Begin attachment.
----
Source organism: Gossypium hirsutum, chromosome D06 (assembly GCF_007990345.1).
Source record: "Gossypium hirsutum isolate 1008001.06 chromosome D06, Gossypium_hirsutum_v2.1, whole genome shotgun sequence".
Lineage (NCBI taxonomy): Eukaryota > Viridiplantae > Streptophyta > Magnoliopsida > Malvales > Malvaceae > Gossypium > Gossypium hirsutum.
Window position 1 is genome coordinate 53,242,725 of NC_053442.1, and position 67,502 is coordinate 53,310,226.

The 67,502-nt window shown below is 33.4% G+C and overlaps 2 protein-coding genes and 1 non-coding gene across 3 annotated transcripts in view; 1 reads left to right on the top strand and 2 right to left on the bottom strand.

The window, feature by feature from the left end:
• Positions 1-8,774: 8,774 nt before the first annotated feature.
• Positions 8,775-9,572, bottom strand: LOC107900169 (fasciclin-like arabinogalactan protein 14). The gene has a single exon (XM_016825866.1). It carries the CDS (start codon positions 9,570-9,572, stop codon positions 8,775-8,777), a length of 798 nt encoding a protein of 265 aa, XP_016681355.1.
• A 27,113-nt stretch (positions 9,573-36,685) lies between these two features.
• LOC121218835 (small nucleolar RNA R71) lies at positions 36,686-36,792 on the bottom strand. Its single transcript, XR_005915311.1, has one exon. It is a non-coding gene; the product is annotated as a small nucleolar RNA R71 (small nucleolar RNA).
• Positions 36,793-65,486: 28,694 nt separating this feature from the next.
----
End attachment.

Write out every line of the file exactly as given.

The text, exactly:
Source organism: Gossypium hirsutum, chromosome D06 (assembly GCF_007990345.1).
Source record: "Gossypium hirsutum isolate 1008001.06 chromosome D06, Gossypium_hirsutum_v2.1, whole genome shotgun sequence".
Lineage (NCBI taxonomy): Eukaryota > Viridiplantae > Streptophyta > Magnoliopsida > Malvales > Malvaceae > Gossypium > Gossypium hirsutum.
Window position 1 is genome coordinate 53,242,725 of NC_053442.1, and position 67,502 is coordinate 53,310,226.

The 67,502-nt window shown below is 33.4% G+C and overlaps 2 protein-coding genes and 1 non-coding gene across 3 annotated transcripts in view; 1 reads left to right on the top strand and 2 right to left on the bottom strand.

The window, feature by feature from the left end:
• Positions 1-8,774: 8,774 nt before the first annotated feature.
• Positions 8,775-9,572, bottom strand: LOC107900169 (fasciclin-like arabinogalactan protein 14). The gene has a single exon (XM_016825866.1). It carries the CDS (start codon positions 9,570-9,572, stop codon positions 8,775-8,777), a length of 798 nt encoding a protein of 265 aa, XP_016681355.1.
• A 27,113-nt stretch (positions 9,573-36,685) lies between these two features.
• LOC121218835 (small nucleolar RNA R71) lies at positions 36,686-36,792 on the bottom strand. Its single transcript, XR_005915311.1, has one exon. It is a non-coding gene; the product is annotated as a small nucleolar RNA R71 (small nucleolar RNA).
• Positions 36,793-65,486: 28,694 nt separating this feature from the next.